The alarm sounded on the Space Station with its penetrating noise and the computer screens of our Flight Controller filled up with numerous error messages, proving that the International Space Station had configured itself in emergency mode. The astronauts onboard reported shortly afterwards to Mission Control Houston with the news that they had a pressure drop on the Space Station to contend with. All radio communication between crew and flight controllers began with the words “For the workout exercise:” to ensure that everybody knew it was not a real emergency, but an exercise.

    The flight director in Houston declared a “Space Craft Emergency” – of preceded by “for the training exercise”. Sinje Steffen of the STRATOS team at the Columbus Control Centre checked whether Columbus was automatically reconfigured for this Rapid Depress scenario.

    The astronauts convened in the meantime 350 km above close to their Soyuz spacecraft. Since the Russian capsules are the Station’s lifeboats, each astronaut has a well-defined place there. They are usually the first assembly point of crew in an emergency. Once there, they decide together on how to proceed based on the scheme “Warning – Gather – Fight”. In our emergency script scenario, the astronauts had about five hours until critical low pressure (designated as T.Res) would be reached – time enough to try to find the leaking module and possibly stop the International Space Station from ‘bleeding out’.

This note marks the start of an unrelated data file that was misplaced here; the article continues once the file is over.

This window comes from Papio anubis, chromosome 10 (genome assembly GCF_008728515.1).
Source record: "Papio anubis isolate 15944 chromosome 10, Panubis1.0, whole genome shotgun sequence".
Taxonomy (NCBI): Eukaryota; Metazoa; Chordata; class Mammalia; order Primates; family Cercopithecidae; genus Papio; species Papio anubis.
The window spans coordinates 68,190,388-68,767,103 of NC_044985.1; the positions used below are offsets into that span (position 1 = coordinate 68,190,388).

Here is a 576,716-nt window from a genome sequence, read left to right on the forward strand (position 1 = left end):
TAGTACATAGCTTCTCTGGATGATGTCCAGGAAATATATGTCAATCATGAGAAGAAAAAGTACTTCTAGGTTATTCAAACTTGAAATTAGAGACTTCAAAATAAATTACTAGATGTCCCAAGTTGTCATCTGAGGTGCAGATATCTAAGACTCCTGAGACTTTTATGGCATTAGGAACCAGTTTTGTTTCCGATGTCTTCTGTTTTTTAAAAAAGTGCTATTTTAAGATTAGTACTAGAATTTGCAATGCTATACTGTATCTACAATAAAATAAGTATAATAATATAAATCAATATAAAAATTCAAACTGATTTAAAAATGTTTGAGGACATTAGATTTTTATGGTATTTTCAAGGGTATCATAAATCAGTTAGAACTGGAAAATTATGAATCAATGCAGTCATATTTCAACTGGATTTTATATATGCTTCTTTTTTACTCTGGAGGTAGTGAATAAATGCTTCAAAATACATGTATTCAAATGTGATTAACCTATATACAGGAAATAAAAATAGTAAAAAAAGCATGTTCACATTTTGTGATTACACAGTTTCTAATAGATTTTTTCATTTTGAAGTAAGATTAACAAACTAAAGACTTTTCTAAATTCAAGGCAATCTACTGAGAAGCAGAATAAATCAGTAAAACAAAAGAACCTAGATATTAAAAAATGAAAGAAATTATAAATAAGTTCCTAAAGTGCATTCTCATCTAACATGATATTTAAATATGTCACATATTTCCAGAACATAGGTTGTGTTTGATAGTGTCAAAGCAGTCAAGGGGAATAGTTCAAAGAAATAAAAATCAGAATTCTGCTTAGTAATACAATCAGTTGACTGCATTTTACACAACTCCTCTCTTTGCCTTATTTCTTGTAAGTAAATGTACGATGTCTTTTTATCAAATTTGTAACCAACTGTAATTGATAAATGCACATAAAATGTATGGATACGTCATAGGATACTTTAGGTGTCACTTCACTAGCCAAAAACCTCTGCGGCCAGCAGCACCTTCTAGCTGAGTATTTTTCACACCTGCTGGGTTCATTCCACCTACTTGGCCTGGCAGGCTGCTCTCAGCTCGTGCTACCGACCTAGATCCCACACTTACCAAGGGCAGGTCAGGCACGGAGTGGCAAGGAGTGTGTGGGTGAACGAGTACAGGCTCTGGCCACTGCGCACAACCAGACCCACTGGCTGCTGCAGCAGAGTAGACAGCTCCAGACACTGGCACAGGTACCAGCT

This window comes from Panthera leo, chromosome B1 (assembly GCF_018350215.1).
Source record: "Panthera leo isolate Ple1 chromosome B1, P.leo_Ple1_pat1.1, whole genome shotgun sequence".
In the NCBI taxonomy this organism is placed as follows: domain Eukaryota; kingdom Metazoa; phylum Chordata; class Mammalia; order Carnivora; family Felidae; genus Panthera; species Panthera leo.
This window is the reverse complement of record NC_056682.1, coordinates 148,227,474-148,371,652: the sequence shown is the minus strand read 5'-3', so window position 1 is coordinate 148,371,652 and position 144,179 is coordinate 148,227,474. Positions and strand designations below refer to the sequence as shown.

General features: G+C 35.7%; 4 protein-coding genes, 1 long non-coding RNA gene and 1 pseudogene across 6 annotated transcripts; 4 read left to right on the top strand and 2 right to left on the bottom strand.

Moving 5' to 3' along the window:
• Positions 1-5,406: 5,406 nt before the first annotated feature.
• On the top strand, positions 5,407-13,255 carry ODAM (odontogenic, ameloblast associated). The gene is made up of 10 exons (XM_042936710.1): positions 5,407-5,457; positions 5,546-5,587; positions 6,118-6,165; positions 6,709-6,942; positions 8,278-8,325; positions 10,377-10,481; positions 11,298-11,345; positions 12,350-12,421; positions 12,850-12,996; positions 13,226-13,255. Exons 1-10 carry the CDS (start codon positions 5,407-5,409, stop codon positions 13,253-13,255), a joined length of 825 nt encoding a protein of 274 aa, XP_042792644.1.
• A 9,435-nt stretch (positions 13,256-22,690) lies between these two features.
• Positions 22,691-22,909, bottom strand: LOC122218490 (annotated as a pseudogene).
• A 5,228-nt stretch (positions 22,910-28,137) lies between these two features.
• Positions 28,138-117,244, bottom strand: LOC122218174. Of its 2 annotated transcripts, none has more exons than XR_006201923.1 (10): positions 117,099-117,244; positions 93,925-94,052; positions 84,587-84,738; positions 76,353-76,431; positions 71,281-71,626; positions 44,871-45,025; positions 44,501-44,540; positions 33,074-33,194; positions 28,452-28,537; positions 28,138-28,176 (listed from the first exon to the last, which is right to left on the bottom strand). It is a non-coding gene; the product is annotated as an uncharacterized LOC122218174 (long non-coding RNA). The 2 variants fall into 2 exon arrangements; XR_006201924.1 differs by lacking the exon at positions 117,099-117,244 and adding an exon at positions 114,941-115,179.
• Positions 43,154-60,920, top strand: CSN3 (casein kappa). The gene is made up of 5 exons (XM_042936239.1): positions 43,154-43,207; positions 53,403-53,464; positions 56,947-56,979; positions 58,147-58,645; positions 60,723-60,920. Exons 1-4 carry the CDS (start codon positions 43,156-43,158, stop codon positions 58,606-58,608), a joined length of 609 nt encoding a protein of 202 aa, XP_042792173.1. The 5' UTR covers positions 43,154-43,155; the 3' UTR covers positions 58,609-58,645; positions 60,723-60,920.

The astronauts followed the well-defined sequence to close various hatches to measure on which side the pressure dropped further. Slowly they were able to find their way closer and closer to the actual leak.

    Columbus Flight Director Katja Leuoth and her team was busy keeping up with the falling pressure values: a long list of minimum air pressure certification values exist for all Columbus components – each of these elements had to be switched off before their critical pressure was reached. Today’s commands were “for the training exercise”, so actual commands were not issued and power was not actually switched-off…

    The rapid pressure-drop (rapid depress) is one of three major emergency scenarios that are defined for the International Space Station.

    Depending on the size of the leak, there are various ways to “clog the hole”: from an oversized bicycle-patch to a plasticine-like material. All sealing is done of course from inside the space station – and is easy: Compared to the vacuum of space the pressure inside the ISS is considerable higher and pushes any seal onto the leak – a clear advantage compared to repairing a bicycle inner tube…

    Thomas Uhlig, Columbus Control Centre


  • Return of the Dragon

    I do not know if Samantha loved to catch butterflies as a child… but I am sure she never dreamt of catching a Dragon with a robotic arm!

    That is exactly what is going to happen today: she is in charge of grappling the SpaceX Dragon-6 cargo ship from her favourite spot in the Space Station: the Cupola. It is the first time that this task is been given to an Italian astronaut.  Samantha assisted her NASA colleague Terry Virts for the last SpaceX docking. If you are curious she wrote about it extensively it in her logbook (link).